Sunday, February 19, 2006
"This notion that the United States is getting ready to attack Iran is simply ridiculous... Having said that, all options are on the table." George W. Bush, February 2005.
Witnessing the Bush administration’s drive for an attack on Iran is like being a passenger in a car with a raving drunk at the wheel. Reports of impending doom surfaced a year ago, but now it’s official: under orders from Vice President Cheney’s office, the Pentagon has developed “last resort” aerial-assault plans using long-distance B2 bombers and submarine-launched ballistic missiles with both conventional and nuclear weapons.
How ironic that the Pentagon proposes using nuclear weapons on the pretext of protecting the world from nuclear weapons. Ironic also that Iran has complied with its obligations under the Non-Proliferation Treaty, allowing inspectors to “go anywhere and see anything,” yet those pushing for an attack, the USA and Israel, have not.
The nuclear threat from Iran is hardly urgent. As the Washington Post reported in August 2005, the latest consensus among U.S. intelligence agencies is that “Iran is about a decade away from manufacturing the key ingredient for a nuclear weapon, roughly doubling the previous estimate of five years.” The Institute for Science and International Security estimated that while Iran could have a bomb by 2009 at the earliest, the US intelligence community assumed technical difficulties would cause “significantly delay.” The director of Middle East Studies at Brown University and a specialist in Middle Eastern energy economics both called the State Department’s claims of a proliferation threat from Iran’s Bushehr reactor “demonstrably false,” concluding that “the physical evidence for a nuclear weapons program in Iran simply does not exist.”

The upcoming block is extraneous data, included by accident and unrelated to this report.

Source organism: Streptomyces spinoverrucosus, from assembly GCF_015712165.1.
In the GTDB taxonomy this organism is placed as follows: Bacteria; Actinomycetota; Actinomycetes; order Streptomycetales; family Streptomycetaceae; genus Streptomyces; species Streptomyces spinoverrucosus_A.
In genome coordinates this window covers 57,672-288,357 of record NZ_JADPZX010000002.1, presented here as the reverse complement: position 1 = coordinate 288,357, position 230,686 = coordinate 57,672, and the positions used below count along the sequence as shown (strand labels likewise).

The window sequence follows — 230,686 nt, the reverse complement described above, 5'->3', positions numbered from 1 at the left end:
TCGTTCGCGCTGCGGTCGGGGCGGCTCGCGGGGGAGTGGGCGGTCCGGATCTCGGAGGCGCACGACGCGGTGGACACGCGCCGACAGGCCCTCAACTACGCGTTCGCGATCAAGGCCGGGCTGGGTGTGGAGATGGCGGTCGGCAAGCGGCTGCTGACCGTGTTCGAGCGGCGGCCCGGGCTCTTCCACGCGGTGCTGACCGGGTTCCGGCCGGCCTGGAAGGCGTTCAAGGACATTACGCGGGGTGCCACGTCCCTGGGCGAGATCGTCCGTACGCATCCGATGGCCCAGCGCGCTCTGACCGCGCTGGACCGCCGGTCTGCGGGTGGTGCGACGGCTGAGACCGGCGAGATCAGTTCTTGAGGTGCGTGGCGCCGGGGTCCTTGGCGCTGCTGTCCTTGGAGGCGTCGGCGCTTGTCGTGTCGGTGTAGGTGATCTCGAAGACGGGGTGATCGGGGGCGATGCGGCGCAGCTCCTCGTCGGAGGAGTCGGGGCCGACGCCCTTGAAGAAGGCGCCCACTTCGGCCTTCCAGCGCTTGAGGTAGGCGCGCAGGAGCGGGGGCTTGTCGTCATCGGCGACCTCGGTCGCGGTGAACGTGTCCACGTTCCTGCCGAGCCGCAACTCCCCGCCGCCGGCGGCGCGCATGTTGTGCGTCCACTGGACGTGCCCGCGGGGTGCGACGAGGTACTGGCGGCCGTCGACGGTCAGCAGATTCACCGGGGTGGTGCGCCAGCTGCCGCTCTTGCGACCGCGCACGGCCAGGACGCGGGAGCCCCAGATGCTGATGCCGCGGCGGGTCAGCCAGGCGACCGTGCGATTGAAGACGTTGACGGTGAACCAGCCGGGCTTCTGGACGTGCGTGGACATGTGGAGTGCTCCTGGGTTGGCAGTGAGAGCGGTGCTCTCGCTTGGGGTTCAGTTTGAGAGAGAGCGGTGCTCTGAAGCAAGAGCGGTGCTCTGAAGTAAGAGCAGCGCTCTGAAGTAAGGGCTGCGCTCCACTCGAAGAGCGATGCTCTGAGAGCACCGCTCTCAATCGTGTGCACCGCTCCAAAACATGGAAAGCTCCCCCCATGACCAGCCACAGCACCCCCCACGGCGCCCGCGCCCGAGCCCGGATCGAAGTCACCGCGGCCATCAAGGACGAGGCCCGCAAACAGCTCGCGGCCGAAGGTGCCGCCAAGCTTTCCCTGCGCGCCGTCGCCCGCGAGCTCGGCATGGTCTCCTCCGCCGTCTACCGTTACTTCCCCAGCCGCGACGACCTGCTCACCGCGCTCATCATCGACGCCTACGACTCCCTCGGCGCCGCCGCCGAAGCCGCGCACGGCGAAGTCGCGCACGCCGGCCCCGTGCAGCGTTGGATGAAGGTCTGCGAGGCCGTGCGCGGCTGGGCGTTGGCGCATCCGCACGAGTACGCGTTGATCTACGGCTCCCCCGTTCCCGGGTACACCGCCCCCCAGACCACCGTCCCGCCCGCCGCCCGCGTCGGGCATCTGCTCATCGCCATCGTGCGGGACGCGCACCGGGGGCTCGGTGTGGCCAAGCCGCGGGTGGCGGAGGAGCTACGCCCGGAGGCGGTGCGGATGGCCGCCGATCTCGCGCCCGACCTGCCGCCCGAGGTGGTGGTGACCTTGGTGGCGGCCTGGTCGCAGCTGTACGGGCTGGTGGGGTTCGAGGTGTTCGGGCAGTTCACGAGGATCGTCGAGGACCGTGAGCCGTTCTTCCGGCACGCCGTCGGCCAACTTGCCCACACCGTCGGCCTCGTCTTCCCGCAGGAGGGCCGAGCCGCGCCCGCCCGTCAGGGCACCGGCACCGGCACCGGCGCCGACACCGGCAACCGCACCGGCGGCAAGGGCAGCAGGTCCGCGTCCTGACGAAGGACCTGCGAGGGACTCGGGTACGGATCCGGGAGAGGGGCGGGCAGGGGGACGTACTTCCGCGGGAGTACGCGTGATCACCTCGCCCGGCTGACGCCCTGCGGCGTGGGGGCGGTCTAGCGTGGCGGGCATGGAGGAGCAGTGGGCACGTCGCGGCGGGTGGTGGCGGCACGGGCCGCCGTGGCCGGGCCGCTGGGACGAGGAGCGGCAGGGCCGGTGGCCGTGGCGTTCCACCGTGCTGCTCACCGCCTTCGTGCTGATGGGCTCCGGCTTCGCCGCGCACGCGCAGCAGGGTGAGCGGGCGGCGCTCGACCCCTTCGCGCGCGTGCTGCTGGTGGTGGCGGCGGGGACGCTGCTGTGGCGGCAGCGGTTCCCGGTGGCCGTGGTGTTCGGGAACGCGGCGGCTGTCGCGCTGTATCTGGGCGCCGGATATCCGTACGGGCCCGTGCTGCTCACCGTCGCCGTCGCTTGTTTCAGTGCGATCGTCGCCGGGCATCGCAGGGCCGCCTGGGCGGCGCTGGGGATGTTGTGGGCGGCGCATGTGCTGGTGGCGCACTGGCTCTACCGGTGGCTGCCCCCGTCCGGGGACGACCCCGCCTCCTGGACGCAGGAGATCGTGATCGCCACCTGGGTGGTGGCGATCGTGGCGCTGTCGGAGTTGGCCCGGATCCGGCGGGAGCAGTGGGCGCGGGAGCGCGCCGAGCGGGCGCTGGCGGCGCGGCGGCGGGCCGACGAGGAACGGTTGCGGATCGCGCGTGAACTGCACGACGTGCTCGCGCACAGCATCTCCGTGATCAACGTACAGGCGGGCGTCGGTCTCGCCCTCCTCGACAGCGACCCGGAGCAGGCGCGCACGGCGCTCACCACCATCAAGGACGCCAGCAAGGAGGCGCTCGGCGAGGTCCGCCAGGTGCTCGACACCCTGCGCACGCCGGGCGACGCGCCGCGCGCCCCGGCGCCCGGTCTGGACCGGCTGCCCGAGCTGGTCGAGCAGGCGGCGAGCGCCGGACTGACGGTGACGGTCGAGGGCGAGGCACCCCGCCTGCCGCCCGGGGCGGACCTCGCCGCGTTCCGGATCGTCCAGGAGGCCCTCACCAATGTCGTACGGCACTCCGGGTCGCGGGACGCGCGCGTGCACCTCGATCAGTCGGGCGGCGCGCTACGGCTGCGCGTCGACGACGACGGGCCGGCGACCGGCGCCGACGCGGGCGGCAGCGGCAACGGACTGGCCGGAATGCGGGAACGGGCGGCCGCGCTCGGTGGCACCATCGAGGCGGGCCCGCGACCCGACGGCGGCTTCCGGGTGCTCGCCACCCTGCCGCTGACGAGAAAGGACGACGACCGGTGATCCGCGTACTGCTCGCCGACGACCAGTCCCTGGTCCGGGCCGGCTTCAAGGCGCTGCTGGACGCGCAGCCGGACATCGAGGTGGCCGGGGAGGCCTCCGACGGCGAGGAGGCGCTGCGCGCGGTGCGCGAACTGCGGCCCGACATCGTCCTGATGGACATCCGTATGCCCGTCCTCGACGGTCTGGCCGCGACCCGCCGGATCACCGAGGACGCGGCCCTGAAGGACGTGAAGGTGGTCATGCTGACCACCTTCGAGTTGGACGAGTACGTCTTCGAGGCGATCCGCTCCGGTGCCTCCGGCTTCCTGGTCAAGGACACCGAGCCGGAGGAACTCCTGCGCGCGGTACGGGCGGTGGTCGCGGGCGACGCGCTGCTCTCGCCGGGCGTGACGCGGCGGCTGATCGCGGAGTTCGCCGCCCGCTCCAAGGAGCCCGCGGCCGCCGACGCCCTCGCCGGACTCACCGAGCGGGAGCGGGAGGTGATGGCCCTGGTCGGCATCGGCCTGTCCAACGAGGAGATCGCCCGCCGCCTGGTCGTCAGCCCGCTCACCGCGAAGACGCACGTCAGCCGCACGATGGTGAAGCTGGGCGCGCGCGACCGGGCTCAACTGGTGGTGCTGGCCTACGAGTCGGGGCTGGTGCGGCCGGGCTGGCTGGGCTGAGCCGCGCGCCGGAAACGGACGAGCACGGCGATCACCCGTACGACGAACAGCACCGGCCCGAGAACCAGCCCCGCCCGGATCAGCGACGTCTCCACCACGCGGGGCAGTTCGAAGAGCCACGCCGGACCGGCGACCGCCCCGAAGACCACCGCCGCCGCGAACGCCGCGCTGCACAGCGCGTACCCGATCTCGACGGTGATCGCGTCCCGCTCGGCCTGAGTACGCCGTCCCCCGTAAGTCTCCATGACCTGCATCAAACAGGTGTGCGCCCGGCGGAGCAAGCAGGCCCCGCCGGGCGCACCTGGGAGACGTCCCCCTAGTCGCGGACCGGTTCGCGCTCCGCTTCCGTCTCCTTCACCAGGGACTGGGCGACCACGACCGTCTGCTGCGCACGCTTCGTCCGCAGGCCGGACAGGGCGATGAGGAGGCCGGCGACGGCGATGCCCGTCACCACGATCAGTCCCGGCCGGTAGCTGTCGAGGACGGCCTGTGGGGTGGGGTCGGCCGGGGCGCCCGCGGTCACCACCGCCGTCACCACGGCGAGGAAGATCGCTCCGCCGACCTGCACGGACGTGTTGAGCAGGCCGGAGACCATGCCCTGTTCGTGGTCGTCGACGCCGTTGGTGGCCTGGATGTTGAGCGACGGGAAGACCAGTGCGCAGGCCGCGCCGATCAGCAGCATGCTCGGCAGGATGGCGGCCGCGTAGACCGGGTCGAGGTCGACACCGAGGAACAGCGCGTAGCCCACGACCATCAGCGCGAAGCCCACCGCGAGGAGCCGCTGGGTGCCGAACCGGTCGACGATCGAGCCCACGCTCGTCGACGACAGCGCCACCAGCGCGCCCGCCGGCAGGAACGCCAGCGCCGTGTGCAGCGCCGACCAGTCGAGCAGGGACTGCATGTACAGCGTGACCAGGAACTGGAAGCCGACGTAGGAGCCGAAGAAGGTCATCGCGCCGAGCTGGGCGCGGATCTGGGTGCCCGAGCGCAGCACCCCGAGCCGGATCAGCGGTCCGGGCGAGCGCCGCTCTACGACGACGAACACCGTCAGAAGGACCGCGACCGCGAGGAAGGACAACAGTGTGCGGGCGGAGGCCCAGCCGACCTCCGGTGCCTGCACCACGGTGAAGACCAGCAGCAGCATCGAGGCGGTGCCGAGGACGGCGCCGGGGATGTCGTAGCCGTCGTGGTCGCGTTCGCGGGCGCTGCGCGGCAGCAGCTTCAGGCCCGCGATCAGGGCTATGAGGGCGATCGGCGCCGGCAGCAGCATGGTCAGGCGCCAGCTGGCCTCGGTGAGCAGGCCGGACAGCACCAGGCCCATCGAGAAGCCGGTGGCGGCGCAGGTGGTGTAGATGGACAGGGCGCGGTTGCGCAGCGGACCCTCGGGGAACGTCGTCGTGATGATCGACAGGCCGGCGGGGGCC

So there’s no urgency - just a bad case of déjà vu all over again. The Bush administration is recycling its hype over Hussein’s supposed WMD threat into rhetoric about Iran, but look where the charade got us last time: tens of thousands of dead Iraqi civilians, a country teetering on civil war and increased global terrorism.
Yet the stakes in Iran are arguably much higher.
Consider that many in the US and Iran seek religious salvation through a Middle Eastern blowout. “End times” Christian fundamentalists believe a cataclysmic Armageddon will enable the Messiah to reappear and transport them to heaven, leaving behind Muslims and other non-believers to face plagues and violent death. Iran’s new Shia Islam president, Mahmoud Ahmadinejad, subscribes to a competing version of the messianic comeback, whereby the skies turn to flames and blood flows in a final showdown of good and evil. The Hidden Imam returns, bringing world peace by establishing Islam as the global religion.
Both the US and Iran have presidents who arguably see themselves as divinely chosen and who covet their own country’s apocalypse-seeking fundamentalist voters. And into this tinderbox Bush proposes bringing nuclear weapons.
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